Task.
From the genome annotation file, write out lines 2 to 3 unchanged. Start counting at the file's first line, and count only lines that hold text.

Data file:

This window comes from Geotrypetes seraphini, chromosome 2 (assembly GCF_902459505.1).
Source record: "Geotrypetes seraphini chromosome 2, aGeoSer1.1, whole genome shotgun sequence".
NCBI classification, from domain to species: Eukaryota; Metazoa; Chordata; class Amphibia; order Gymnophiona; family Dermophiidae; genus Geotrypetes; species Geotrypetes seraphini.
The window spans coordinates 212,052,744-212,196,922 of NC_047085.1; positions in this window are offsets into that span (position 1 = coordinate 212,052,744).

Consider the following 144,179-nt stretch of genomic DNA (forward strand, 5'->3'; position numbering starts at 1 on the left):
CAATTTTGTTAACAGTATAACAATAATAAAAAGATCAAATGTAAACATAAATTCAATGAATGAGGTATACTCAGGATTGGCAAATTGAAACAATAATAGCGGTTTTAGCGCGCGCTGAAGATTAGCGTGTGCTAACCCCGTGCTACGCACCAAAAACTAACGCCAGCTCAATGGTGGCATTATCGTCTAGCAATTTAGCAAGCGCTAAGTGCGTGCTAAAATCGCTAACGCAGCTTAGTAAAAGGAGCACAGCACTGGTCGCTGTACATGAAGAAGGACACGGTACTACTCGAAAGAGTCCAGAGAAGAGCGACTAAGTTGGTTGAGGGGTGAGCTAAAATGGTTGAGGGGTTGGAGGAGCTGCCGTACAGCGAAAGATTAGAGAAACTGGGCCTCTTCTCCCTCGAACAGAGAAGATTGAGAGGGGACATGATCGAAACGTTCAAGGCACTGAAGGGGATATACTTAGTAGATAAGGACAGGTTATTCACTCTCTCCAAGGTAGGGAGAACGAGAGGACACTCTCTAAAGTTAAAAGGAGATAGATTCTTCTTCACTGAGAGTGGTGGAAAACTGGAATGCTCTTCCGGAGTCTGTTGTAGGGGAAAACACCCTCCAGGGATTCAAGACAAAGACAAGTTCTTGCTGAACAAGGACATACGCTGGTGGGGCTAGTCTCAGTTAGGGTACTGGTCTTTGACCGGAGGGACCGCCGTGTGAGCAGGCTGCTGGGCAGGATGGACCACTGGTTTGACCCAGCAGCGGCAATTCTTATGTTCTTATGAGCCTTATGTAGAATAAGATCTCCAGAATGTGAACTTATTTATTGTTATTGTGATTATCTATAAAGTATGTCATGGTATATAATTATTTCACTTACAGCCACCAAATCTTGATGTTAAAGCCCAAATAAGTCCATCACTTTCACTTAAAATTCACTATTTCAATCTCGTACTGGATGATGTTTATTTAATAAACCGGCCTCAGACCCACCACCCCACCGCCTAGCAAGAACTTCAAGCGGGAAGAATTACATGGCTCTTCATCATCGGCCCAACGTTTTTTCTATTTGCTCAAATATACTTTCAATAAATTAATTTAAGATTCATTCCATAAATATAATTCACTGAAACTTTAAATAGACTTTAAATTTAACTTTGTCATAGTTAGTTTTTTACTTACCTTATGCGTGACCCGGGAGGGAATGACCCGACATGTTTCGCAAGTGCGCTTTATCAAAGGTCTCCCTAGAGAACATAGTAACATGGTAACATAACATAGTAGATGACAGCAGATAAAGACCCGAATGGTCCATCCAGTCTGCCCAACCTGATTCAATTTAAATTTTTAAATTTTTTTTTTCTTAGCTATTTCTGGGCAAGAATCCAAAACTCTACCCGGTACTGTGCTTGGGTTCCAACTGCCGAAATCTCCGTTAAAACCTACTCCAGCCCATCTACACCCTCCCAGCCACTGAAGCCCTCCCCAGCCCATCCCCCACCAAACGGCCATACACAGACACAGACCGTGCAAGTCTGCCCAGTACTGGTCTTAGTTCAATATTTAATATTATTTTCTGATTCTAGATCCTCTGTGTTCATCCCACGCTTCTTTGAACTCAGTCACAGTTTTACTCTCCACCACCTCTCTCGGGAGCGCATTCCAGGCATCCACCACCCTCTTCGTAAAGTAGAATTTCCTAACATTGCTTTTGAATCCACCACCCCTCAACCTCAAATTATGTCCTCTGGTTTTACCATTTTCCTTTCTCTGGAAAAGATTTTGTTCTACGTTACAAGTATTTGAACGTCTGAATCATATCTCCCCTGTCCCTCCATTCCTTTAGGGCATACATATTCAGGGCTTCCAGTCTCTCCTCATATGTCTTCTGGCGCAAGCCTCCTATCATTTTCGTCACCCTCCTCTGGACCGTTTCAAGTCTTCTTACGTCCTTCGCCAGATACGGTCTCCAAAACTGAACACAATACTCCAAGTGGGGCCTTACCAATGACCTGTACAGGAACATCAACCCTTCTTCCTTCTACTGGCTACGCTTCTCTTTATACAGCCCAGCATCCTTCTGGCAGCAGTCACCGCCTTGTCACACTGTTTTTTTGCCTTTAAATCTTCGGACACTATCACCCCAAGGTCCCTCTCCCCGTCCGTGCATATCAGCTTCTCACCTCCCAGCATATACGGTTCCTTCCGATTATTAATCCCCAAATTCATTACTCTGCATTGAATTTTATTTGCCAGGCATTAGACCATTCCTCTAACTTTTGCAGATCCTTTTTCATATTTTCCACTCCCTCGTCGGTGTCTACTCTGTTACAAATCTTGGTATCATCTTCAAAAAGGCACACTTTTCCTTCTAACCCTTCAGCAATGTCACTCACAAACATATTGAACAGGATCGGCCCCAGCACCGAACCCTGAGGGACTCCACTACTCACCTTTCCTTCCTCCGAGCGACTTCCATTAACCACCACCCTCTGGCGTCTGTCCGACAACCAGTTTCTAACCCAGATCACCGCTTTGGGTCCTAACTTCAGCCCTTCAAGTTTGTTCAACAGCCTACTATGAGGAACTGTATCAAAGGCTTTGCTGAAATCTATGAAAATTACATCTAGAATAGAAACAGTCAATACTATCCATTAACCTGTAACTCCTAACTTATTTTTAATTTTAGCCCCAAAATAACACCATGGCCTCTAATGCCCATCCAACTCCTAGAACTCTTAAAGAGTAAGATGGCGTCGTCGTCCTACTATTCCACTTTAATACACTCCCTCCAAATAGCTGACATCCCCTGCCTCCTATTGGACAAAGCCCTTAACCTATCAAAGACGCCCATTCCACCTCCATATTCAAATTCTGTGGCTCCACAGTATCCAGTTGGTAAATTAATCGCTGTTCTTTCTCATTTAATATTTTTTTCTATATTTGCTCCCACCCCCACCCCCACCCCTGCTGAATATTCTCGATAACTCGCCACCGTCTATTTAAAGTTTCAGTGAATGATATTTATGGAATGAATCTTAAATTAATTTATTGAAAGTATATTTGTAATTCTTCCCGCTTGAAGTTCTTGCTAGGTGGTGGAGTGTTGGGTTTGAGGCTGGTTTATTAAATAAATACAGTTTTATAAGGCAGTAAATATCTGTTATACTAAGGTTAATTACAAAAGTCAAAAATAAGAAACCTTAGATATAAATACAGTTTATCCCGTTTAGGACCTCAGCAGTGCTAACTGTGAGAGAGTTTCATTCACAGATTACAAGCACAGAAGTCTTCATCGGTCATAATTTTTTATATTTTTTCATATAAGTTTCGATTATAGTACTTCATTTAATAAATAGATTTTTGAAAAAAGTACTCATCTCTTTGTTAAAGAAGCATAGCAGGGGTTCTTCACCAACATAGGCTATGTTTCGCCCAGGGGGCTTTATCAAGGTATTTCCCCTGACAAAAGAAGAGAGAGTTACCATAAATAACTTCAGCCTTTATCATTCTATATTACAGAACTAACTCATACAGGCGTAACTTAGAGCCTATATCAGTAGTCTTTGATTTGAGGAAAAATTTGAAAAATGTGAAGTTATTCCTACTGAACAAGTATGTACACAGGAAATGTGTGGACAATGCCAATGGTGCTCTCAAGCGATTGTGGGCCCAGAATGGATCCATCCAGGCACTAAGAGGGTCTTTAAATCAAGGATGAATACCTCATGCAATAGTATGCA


Source record: "Geotrypetes seraphini chromosome 2, aGeoSer1.1, whole genome shotgun sequence".
NCBI classification, from domain to species: Eukaryota; Metazoa; Chordata; class Amphibia; order Gymnophiona; family Dermophiidae; genus Geotrypetes; species Geotrypetes seraphini.